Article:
Speaking in a separate presentation, Matt Hopper, co-founder at Trisonic, challenged the notion that producing multiple creative executions on audio would add cost to audio production budgets.

“The belief that it may cost a lot is one reason why so many advertisers use the same copy [across broadcast radio and digital audio channels]. But adapting your copy need not cost very much at all,” Hopper said.

Clarifying to Mediatel News this week, the audio production expert explained: “One of the biggest costs in putting together audio ads is voice usage.  This is paid to the voice artist(s) and the amount is dependent on the radio station(s) or digital audio platform(s) you use and, in the case of digital audio, the number of impressions the campaign will achieve.”

“Generally, you pay that usage whether you’re using one execution across all territories, or different executions to different territories.  To localise the ads, the only thing that you would need to factor in is additional studio costs and production fees to mix and master the variations.  So actually the differential is less than you’d imagine.”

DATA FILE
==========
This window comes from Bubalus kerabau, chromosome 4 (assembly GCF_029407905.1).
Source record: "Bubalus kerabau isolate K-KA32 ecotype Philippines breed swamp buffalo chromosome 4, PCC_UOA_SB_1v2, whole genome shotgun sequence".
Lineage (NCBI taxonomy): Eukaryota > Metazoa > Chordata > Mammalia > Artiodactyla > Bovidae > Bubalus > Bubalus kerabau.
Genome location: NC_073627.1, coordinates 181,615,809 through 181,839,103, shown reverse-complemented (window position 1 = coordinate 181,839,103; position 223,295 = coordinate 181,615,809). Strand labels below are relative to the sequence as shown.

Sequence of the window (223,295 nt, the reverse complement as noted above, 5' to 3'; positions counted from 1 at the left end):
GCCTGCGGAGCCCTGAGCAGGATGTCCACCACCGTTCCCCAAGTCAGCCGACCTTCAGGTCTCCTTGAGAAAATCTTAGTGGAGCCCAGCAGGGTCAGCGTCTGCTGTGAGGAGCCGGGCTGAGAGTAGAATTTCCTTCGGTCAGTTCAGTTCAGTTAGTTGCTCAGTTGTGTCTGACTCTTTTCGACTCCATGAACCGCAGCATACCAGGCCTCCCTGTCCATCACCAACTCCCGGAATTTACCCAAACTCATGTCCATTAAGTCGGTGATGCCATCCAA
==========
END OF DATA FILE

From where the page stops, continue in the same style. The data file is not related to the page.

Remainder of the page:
But why complicate things?

During the panel, Moores also described how complexity is another concern for advertisers when considering multiple creative executions in audio campaigns.

Complexity can arise from approval processes taking longer in highly regulated environments like insurance, Moores explained, because “replacing small bits of copy” may “cause some problems when it comes to getting approvals.”

Moores argued: “This should be about making advertising better, not making things more difficult for ourselves. There is quite a lot to balance, but on the whole, for me, it feels like a no-brainer to start thinking about how we can have much better copy, much better messaging, and target those audiences in a better way.”

Improving creative execution of campaigns was a key talking point at The Future of Audio last week.

Using Audiotrack data, Jason Brownlee, founder at Colourtext, questioned whether brands are refreshing their audio creative often enough.